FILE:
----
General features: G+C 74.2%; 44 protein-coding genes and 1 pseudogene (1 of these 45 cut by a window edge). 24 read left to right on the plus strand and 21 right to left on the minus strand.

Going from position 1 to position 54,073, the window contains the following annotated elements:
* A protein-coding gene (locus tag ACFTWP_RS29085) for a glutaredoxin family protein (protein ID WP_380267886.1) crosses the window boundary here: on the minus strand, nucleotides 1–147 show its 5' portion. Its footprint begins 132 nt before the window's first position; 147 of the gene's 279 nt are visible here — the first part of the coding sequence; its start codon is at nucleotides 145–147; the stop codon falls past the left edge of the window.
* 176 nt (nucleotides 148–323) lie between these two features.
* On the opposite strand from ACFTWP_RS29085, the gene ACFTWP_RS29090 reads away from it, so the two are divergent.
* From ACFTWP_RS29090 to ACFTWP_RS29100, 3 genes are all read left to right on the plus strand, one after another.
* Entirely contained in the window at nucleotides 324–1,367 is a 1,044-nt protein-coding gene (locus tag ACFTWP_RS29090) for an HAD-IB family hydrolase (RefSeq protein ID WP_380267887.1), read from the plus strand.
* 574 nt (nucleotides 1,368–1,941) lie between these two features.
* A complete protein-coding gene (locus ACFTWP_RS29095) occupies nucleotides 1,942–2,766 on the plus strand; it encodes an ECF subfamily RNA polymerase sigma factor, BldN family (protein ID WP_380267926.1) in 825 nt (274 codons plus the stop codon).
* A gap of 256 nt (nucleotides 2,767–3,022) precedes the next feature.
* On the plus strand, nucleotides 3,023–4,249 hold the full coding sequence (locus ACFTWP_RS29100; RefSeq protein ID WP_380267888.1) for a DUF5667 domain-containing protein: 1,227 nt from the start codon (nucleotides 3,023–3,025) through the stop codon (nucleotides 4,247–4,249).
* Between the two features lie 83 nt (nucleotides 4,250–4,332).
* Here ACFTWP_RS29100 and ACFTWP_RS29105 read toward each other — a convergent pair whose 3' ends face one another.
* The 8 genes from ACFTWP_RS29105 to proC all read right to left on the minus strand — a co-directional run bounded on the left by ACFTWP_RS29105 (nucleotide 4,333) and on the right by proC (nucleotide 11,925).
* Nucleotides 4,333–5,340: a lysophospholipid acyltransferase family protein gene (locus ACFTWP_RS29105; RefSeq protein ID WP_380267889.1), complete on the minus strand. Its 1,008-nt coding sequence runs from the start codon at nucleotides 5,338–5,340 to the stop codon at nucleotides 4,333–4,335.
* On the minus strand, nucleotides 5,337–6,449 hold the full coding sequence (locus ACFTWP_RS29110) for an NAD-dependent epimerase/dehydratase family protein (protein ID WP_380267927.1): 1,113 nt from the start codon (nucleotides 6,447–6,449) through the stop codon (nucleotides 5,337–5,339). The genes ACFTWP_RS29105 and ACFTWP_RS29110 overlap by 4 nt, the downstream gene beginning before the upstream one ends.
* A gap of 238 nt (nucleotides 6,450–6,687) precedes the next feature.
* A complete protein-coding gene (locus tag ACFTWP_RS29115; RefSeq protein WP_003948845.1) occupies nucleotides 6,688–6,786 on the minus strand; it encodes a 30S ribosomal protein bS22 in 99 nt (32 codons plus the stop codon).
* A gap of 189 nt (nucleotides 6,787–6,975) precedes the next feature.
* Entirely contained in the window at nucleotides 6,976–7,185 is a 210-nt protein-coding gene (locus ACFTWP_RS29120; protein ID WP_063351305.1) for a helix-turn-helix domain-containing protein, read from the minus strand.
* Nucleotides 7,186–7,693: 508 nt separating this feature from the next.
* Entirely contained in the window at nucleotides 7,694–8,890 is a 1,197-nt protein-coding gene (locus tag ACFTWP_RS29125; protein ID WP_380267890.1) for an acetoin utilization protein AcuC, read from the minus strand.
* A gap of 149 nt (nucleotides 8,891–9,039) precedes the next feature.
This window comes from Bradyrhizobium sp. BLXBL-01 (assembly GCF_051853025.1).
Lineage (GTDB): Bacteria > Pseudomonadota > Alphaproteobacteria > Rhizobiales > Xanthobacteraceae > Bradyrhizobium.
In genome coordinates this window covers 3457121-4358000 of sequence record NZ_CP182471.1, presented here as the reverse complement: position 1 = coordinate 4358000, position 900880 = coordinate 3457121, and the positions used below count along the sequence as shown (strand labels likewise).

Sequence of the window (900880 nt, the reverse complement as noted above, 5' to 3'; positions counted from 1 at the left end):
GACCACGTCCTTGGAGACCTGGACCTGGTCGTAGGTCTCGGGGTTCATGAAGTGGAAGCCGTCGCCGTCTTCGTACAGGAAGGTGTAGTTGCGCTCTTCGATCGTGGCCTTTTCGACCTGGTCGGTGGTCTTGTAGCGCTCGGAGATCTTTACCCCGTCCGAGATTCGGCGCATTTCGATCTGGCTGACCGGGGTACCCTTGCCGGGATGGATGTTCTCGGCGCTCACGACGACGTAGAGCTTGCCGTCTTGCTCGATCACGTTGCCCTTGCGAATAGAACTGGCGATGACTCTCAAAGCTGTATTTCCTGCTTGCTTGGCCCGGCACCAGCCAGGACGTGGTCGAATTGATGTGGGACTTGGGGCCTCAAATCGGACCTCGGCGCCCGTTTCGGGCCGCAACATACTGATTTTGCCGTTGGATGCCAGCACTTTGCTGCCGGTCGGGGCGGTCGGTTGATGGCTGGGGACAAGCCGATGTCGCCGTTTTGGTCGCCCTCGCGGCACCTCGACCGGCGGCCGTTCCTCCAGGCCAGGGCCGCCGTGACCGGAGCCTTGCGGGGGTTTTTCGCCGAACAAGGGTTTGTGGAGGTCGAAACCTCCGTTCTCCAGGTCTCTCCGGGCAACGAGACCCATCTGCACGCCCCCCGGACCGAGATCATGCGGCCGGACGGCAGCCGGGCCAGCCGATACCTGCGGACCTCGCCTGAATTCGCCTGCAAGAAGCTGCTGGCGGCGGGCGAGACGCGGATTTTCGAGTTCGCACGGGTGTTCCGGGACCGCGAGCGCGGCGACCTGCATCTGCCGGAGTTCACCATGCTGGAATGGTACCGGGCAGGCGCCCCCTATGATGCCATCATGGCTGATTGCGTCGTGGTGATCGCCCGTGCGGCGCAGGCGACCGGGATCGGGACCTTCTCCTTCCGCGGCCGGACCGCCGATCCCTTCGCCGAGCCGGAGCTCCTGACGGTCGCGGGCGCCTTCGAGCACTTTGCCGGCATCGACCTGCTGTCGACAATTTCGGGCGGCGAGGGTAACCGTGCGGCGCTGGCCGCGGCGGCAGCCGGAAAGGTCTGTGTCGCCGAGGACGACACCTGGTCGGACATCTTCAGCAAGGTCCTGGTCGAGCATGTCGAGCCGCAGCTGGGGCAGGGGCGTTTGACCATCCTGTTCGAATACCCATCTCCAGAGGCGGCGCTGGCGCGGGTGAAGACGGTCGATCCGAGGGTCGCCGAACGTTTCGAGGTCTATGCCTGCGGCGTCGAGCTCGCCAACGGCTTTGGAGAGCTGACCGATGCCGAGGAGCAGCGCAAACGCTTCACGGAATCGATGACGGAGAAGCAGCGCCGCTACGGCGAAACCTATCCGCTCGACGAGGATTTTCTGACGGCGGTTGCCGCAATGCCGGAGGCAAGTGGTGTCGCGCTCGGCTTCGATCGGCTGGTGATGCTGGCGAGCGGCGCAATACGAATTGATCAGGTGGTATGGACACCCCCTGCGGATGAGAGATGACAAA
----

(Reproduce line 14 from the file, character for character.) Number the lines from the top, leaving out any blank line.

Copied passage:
* The 8 genes from ACFTWP_RS29105 to proC all read right to left on the minus strand — a co-directional run bounded on the left by ACFTWP_RS29105 (nucleotide 4,333) and on the right by proC (nucleotide 11,925).